California’s Transparency Bill Misses the Mark

This article was originally published here

Under a pending bill in California, drug companies would be required to disclose confidential and sensitive business records and detailed data about drug development costs. This bill represents a degree of government intrusion into a free market industry that is without precedent.

Senate Bill 17 purports to address the legitimate concerns of many Californians about the affordability of prescription drugs, but in truth does nothing to tackle that problem. Instead, it creates a new one – a public policy environment hostile to drug investment.

The failing of this bill is that it does not recognize the well-established fact that profits from a handful of approved drugs must subsidize thousands of research failures. Ninety percent of all new drugs in development do not gain government approval. That is to say, the investment of time and money into a particular drug almost always comes to a dead end. Today, more than 70% of clinical trials are being conducted by small companies. Most of these cases do not have a product on the market and rely on investment to fund their research.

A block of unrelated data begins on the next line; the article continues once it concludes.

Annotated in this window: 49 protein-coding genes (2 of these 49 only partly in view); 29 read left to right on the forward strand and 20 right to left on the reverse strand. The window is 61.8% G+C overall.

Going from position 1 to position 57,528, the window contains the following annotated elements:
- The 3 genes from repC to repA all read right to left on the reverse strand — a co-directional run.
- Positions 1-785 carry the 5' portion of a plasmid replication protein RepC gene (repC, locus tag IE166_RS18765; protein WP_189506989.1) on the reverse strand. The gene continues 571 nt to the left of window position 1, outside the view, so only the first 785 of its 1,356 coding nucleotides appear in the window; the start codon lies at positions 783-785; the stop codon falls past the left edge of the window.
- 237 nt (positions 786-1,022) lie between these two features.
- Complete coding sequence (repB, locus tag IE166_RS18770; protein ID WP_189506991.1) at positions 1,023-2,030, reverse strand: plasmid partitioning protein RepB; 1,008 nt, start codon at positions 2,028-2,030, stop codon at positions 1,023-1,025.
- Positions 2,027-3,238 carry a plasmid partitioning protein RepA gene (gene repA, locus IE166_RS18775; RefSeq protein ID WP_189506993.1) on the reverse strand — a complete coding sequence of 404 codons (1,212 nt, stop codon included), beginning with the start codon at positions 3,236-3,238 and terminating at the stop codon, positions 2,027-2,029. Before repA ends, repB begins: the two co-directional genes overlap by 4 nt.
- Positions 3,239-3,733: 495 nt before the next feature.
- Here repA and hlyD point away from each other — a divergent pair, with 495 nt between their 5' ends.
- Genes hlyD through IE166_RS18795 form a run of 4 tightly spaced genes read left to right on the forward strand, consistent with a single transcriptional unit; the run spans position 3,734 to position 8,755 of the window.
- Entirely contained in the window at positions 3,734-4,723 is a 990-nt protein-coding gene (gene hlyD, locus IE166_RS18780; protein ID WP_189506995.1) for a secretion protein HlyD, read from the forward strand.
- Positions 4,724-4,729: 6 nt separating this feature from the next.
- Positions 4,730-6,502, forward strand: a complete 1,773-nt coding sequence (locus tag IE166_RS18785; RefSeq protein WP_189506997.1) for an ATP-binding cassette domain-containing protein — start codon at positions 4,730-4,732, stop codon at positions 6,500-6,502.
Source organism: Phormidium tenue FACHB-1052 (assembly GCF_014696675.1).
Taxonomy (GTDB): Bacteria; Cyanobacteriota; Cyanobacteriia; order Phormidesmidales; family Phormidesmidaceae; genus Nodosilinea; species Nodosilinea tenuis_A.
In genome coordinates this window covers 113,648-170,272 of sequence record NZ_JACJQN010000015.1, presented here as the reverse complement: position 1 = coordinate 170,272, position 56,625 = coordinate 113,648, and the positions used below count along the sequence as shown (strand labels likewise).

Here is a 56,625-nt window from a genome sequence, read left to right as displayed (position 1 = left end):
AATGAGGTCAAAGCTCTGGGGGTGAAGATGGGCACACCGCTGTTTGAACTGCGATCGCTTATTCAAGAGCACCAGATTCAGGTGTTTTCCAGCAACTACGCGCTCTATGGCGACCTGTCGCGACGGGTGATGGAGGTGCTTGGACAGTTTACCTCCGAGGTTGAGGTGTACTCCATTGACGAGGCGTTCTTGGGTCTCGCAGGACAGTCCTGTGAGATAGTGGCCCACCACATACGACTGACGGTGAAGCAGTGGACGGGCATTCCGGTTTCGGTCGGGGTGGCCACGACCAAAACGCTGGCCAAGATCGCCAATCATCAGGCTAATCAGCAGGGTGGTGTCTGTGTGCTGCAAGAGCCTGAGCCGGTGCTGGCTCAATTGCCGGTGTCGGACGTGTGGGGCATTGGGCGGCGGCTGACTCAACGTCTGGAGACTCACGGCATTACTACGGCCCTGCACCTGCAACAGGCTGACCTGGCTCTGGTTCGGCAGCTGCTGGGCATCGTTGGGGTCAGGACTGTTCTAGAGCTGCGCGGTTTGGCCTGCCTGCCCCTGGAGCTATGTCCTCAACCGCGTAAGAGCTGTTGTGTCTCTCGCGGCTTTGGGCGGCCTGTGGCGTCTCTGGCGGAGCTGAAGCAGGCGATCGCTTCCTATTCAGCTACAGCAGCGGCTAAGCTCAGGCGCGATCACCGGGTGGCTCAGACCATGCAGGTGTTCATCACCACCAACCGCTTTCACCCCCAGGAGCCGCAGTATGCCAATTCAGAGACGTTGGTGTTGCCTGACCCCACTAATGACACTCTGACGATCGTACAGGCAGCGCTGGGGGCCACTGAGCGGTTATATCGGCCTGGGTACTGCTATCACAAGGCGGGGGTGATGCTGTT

Proponents of this bill falsely claims that drug companies spend more on marketing than on R&D. These cherry-picked claims have been discredited. As whole, the pharmaceutical industry spent more on R&D than on all combined promotional marketing activities. It’s also an overlooked fact that this industry has the highest rate of R&D reinvestment of any sector, at 21.3%.

The biopharmaceutical industry welcomes an honest dialogue about the true costs of health care. Unfortunately, SB 17 causes more problems than it solves. Its passage would mean less innovation, less economic growth and less investment in our world-leading bioscience sector. It’s just bad medicine.

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